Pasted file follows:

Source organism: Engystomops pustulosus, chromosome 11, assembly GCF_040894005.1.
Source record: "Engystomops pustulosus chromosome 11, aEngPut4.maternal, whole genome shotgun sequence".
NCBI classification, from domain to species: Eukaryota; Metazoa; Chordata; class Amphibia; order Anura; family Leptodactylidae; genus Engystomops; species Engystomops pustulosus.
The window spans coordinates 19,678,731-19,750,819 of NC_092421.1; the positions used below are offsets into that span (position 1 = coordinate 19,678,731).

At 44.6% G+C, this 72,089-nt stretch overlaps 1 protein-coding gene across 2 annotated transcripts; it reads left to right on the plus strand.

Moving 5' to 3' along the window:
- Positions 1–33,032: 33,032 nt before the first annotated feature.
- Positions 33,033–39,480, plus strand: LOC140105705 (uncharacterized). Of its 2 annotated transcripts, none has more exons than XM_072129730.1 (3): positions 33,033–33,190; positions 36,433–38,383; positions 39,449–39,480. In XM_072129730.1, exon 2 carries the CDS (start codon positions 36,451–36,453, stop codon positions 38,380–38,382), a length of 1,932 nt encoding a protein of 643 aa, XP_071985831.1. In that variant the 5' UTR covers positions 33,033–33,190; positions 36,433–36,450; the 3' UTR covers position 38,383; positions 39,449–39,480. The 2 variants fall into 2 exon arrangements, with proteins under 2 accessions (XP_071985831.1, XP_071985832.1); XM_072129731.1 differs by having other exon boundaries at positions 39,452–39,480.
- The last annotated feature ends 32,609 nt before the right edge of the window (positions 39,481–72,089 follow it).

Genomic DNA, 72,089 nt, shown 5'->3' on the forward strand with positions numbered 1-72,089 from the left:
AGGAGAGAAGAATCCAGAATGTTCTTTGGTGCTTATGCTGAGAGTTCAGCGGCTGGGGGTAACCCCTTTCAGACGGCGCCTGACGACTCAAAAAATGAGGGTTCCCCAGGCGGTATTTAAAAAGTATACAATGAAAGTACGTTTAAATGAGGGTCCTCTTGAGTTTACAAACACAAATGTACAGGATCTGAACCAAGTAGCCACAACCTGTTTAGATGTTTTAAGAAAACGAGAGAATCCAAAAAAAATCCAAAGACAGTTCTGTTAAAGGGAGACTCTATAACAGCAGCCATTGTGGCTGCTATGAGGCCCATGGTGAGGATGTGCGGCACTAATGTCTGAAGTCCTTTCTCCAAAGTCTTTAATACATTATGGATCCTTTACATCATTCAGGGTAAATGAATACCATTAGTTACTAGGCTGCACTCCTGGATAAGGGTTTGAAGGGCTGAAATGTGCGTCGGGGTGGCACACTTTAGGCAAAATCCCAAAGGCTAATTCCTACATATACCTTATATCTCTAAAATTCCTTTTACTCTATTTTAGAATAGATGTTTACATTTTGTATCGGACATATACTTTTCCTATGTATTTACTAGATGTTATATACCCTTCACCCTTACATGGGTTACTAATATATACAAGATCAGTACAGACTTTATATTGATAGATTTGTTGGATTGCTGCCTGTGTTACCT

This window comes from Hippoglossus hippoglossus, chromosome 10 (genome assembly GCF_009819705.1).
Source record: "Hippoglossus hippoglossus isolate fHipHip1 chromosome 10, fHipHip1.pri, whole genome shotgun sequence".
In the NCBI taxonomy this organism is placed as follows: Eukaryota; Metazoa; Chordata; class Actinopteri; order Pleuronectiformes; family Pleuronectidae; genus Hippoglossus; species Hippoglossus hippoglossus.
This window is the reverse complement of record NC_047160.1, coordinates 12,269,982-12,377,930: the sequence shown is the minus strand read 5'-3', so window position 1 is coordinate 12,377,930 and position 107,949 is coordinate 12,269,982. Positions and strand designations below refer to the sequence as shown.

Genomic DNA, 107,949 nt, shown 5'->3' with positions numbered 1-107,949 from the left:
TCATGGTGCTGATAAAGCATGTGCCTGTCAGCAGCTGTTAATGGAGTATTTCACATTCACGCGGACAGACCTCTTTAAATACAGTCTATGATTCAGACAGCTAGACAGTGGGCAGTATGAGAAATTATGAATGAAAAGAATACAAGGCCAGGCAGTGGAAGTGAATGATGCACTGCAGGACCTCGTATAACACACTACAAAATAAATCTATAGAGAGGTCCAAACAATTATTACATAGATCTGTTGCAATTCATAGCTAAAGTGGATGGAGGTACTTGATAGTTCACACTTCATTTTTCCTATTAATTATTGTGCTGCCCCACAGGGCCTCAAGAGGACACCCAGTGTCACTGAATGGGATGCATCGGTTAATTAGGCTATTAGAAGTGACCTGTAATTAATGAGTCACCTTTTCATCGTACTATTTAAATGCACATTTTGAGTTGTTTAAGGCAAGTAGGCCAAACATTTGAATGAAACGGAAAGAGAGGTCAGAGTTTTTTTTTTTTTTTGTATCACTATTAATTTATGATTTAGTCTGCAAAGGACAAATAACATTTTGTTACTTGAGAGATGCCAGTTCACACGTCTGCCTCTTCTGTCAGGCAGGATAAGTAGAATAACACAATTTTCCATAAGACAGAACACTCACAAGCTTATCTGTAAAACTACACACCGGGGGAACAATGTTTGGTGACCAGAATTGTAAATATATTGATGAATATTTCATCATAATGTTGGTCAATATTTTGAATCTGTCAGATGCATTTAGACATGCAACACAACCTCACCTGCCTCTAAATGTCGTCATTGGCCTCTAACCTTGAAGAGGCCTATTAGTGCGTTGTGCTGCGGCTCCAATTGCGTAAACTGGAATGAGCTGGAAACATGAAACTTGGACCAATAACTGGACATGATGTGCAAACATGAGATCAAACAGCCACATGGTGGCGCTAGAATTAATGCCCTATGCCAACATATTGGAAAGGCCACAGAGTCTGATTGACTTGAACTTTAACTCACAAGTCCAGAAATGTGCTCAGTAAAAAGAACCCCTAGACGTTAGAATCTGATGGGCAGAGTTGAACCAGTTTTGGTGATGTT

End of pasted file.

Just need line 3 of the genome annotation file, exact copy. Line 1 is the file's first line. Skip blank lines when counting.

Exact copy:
NCBI classification, from domain to species: Eukaryota; Metazoa; Chordata; class Amphibia; order Anura; family Leptodactylidae; genus Engystomops; species Engystomops pustulosus.